AN ORIENTAL RUG EVENT
R. H. MACY & CO. have secured the entire stock of the recently dissolved firm of McKelvey & Bird.
Rug Collectors, Merchants' Exchange Building, Fifth Avenue and 17th Street, whose only trade wns with the
highest class specialty stores throughout the United States, and whose reputation as technical experts and col
lectors of rare pieces was of world-wide recognition. They never sold to individuals, or at retail.
They had on hand a magnificent collection of rare antique
Oriental Rurs. These were personally arid carefully selected by
Mr. Myron J. Bird, who ranks as one of the foremost experts in
Oriental Rugs in this country.
Mr. Bird has scoured the markets of Great Britain. Turkey in
Europe. Turkey in Asia, the Rug sections of Africa, the Russian
() Peninsula and Persia. During his travels, which occupied many
months; he rummaged about in the out-of-the-way places and
secured many rare pieces which for years had been overlooked by
vg) other collectors.
W He wandered through the vilavettes of Persia and Turkey, and
fa through the famous market places, in quest of rare rugs. He pur-
chased here and there a Rug of rare value and authentic origin.
In this collection of antique Oriental Rugs are many sizes which
we have never before seen. Many of them have been held as
(S) heirlooms by the original owners.
() Every Rug in this collection is a Heritable antique. They are in
the natural state. Their mellowness of color and softness of
() texture'have been acquired by natural wear. They have not been
chemically treated in order to artificially mellow the colors',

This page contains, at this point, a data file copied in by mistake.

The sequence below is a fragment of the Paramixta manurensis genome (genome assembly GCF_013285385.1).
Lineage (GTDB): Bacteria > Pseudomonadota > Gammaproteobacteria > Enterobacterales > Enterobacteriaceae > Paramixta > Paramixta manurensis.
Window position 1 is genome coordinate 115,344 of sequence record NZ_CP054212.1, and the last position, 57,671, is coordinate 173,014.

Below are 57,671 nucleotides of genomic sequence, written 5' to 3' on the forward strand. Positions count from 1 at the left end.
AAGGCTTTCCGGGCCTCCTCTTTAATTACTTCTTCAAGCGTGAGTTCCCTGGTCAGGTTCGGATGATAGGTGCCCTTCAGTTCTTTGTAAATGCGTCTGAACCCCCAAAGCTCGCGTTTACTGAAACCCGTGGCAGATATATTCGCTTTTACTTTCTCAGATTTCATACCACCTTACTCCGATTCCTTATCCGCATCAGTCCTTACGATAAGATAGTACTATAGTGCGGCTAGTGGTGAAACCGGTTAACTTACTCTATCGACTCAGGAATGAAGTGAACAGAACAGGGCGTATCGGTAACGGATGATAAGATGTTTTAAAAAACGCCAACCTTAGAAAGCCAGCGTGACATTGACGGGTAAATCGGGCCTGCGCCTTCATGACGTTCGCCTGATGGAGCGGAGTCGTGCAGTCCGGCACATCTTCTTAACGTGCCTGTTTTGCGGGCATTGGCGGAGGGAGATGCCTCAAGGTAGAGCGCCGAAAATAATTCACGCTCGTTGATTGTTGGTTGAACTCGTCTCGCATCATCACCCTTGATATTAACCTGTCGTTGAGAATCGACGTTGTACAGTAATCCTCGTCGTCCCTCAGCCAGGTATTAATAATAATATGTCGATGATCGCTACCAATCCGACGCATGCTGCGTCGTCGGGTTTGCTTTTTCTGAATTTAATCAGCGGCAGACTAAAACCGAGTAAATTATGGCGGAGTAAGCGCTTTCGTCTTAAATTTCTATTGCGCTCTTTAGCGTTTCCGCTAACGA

through age and service, their colors have been ripened and
their lustre intensified.
IVc have decided to sell this entire collection of antique Ori-
cntal Rugs at the wholesale prices asfed for them by McKthey
) & Bird.
You will find the original ticket on each Rug. On this original
ticket is their wholesale selling mark. The characters which
McKelvey & Bird used as a key are as follows. You can read
CO) tllf nrirni fnr vnnrcolf
U LORD WITH US
1234 5678 9 O
Thus. L V T W S on the original price ticket attached means
that S157.50 was the net wholesale price of that Rug to any
dealer, anywhere, who bought it. And McKelvey & Bird, though
they dickered many days in true Oriental fashion for a single Rug
ofttimes, had one price only when they sold.
For your convenience, our own price ticket bears,:,the cor
we were to sell these Rugs
A Few Samples, Only, of These JVonderful Rugs
Remember, there are something over 35 pieces from which to select:
Antique Bergama, $35.00 ;
5 (, 7 In. x 3 jl.ll in.
A wild. sh.iRKy rug. which !
is entirely unique. !
Antique Koula, $40.00
J (. 5 in. x 4 ft. 8 in.
All excellent type of run j
classed by many collectors
as Rhodian. It was without i
doubt made in Koul.i during
the latter part of the loth
Antique Himadan, $56.00
5 U 9 In. x 4 jt.
A moresque ground in two